A tribute to the USO

The romantic and bouncy songs of the early '40s filled the USO's purpose of lifting the spirits of GI's and inspiring people back home to work for victory in World War II — and they form the stuff of Camelot Theatre's newest musical spotlight.

The show previews Thursday, Jan. 12, opens Friday, Jan. 13, and runs through Sunday, Jan. 22, at the theater, 101 Talent Ave., Talent. Performances are set for 8 p.m. Thursdays, Fridays and Saturdays and 2 p.m. Sundays.

The United Service Organizations started 70 years ago with the attack on Pearl Harbor and are still going on, presenting musical acts, comedy and fun that take military people out of danger's way and lets them remember what they're fighting for, says director Presila Quinby.

"The USO was society's perfect response to war and provided soldiers and sailors with the inspiration to get through it," Quinby says. "It was the great answer by the human spirit about how to help those in war."

The show's writer, Peter Wickliffe, 24, an actor at Camelot in past years, says he was inspired by the records his parents listened to from the '40s.

"I also watched a lot of clips, read books and got stories from local people who knew the USO in World War II," Wickliffe says.

When Wickliffe put out the call for such stories from locals, Al Scott told him about plunking the piano at a USO in Washington State and getting everyone to join in sing-alongs — and Victor Rogers told of doing a show in Germany and bumping into actor Mickey Rooney backstage.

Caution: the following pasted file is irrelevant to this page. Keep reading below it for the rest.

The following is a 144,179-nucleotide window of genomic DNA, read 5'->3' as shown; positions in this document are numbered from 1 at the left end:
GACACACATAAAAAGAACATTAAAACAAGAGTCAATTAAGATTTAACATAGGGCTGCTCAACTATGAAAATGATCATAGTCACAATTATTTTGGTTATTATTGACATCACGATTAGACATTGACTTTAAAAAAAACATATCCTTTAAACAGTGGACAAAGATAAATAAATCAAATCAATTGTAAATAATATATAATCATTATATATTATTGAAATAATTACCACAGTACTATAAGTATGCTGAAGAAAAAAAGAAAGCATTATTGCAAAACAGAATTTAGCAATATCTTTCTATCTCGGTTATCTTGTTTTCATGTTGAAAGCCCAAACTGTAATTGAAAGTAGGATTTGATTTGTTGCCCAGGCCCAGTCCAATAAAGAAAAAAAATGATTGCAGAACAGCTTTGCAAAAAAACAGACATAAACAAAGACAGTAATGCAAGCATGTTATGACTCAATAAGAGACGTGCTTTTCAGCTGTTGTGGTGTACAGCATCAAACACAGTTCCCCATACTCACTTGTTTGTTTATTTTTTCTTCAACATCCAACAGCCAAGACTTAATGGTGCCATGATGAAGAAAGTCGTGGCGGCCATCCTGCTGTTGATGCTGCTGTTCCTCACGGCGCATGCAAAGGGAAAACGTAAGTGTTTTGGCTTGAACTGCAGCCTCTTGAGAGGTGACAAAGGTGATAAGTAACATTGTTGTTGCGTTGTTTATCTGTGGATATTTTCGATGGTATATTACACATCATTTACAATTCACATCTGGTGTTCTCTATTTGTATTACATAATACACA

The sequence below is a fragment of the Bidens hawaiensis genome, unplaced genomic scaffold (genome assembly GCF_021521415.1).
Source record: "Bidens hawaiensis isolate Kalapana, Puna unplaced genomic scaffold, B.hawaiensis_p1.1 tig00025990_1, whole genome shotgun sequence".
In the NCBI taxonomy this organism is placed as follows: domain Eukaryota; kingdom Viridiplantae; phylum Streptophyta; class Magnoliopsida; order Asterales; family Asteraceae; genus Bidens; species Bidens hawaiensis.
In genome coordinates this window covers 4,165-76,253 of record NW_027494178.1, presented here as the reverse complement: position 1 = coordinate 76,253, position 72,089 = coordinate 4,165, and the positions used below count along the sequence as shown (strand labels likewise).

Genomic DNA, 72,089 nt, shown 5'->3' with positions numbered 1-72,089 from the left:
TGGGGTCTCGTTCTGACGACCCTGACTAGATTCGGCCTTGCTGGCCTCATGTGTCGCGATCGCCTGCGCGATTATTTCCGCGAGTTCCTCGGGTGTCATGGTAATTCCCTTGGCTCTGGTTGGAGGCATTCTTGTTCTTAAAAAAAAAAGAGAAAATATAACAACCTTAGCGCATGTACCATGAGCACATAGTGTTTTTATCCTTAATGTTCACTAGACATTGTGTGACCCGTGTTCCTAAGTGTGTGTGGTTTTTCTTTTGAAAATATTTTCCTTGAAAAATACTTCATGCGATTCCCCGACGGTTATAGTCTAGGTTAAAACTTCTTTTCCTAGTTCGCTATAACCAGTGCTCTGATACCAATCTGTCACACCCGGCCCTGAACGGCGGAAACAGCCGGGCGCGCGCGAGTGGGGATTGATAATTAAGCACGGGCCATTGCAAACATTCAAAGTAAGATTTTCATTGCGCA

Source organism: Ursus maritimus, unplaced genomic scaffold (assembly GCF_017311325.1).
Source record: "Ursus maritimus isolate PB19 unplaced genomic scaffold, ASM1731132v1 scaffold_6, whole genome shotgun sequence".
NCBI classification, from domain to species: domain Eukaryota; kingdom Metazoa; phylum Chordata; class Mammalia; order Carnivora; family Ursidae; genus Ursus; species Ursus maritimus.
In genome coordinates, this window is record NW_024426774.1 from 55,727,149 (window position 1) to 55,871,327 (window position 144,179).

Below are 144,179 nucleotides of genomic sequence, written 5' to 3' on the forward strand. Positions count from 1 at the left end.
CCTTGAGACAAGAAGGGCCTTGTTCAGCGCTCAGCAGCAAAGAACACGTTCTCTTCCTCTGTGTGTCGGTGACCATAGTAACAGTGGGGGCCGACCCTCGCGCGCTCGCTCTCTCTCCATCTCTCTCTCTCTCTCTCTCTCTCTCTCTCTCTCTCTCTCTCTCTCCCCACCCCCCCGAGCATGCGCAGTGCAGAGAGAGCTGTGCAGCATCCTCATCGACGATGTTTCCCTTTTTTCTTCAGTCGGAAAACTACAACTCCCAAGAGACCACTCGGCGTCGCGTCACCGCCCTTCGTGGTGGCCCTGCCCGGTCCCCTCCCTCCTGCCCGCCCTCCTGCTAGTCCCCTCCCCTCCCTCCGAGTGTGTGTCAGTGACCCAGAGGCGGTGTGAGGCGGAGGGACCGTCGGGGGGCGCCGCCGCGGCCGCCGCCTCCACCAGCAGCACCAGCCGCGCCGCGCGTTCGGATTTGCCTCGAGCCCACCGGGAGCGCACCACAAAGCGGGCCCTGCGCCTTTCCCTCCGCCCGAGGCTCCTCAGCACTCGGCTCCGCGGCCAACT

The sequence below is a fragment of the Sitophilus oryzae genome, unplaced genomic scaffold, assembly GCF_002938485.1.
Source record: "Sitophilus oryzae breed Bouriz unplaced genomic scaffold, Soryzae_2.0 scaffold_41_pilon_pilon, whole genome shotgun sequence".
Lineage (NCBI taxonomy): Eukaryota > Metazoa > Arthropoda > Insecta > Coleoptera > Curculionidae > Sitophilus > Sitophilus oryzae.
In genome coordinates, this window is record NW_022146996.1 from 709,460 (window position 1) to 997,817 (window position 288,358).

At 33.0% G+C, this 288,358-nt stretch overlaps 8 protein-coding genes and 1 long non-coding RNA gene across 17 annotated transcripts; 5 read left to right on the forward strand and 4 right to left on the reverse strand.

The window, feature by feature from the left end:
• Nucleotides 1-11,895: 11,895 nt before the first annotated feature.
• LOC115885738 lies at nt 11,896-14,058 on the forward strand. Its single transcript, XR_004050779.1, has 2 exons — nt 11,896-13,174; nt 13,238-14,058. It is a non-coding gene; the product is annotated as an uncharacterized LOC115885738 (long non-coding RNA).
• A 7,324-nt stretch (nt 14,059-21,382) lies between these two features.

Such stories found their way into his script, Wickliffe says, noting his love of wartime music and how it "helped to export talk of unity and boost morale overseas."

The show has 22 wartime hits, including "You Make Me Feel So Young," "Come Rain or Come Shine," "I Remember You" and "In the Mood." Wickliffe says he loves "Boogie-Woogie Bugle Boy," "The White Cliffs of Dover," "I'll Be Seeing You" and, his favorite, "Is You Is or Is You Ain't My Baby?"

The songs of World War II, he notes, are "well-written and well-thought out, with lots of emotion."

Quinby says the songs "have made a permanent imprint in our memories because of the time, a time with a feeling of fear. It's the artistic element that pulls people out of it and pulls you away from the anxieties. They highlight what you have in common with other people, rather than the differences. Everyone around the world loved the songs."

Quinby's favorite is "Sing, Sing, Sing," a highly danceable song.

"I love to dance," she says. "I love all the Andrews Sisters songs."

Oregon Shakespeare Festival actor Shirley Patton narrates the show. Patton was very young during World War II.

The show's music is performed by the Southern Oregon Jazz Orchestra and singers Alan Berman and Dianne Strong.

Tickets cost $18 for the preview, with regular performances at $22. Reservations are available online at www.camelottheatre.org, by calling 541-535-5250 or at the box office from noon to 5 p.m. Mondays through Saturdays and one hour before performances.

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